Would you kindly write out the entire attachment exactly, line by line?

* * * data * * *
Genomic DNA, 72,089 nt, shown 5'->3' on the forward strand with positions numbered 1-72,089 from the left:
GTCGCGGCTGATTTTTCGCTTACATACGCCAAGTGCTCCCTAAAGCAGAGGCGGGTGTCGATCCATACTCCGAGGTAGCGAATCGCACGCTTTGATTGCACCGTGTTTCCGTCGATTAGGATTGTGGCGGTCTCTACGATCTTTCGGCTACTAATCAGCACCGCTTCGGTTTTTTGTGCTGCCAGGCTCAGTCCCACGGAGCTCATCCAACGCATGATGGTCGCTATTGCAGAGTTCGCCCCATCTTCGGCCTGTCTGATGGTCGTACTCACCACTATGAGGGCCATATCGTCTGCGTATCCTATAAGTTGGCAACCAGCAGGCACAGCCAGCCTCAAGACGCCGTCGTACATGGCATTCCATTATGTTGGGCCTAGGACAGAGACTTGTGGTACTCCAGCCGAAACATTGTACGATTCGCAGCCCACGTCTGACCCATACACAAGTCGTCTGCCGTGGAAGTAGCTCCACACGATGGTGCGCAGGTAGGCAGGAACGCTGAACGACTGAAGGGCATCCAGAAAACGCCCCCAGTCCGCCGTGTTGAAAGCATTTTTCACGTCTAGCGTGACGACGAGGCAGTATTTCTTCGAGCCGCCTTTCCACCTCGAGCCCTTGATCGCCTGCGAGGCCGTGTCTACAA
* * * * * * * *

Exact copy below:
Genomic DNA, 72,089 nt, shown 5'->3' on the forward strand with positions numbered 1-72,089 from the left:
GTCGCGGCTGATTTTTCGCTTACATACGCCAAGTGCTCCCTAAAGCAGAGGCGGGTGTCGATCCATACTCCGAGGTAGCGAATCGCACGCTTTGATTGCACCGTGTTTCCGTCGATTAGGATTGTGGCGGTCTCTACGATCTTTCGGCTACTAATCAGCACCGCTTCGGTTTTTTGTGCTGCCAGGCTCAGTCCCACGGAGCTCATCCAACGCATGATGGTCGCTATTGCAGAGTTCGCCCCATCTTCGGCCTGTCTGATGGTCGTACTCACCACTATGAGGGCCATATCGTCTGCGTATCCTATAAGTTGGCAACCAGCAGGCACAGCCAGCCTCAAGACGCCGTCGTACATGGCATTCCATTATGTTGGGCCTAGGACAGAGACTTGTGGTACTCCAGCCGAAACATTGTACGATTCGCAGCCCACGTCTGACCCATACACAAGTCGTCTGCCGTGGAAGTAGCTCCACACGATGGTGCGCAGGTAGGCAGGAACGCTGAACGACTGAAGGGCATCCAGAAAACGCCCCCAGTCCGCCGTGTTGAAAGCATTTTTCACGTCTAGCGTGACGACGAGGCAGTATTTCTTCGAGCCGCCTTTCCACCTCGAGCCCTTGATCGCCTGCGAGGCCGTGTCTACAA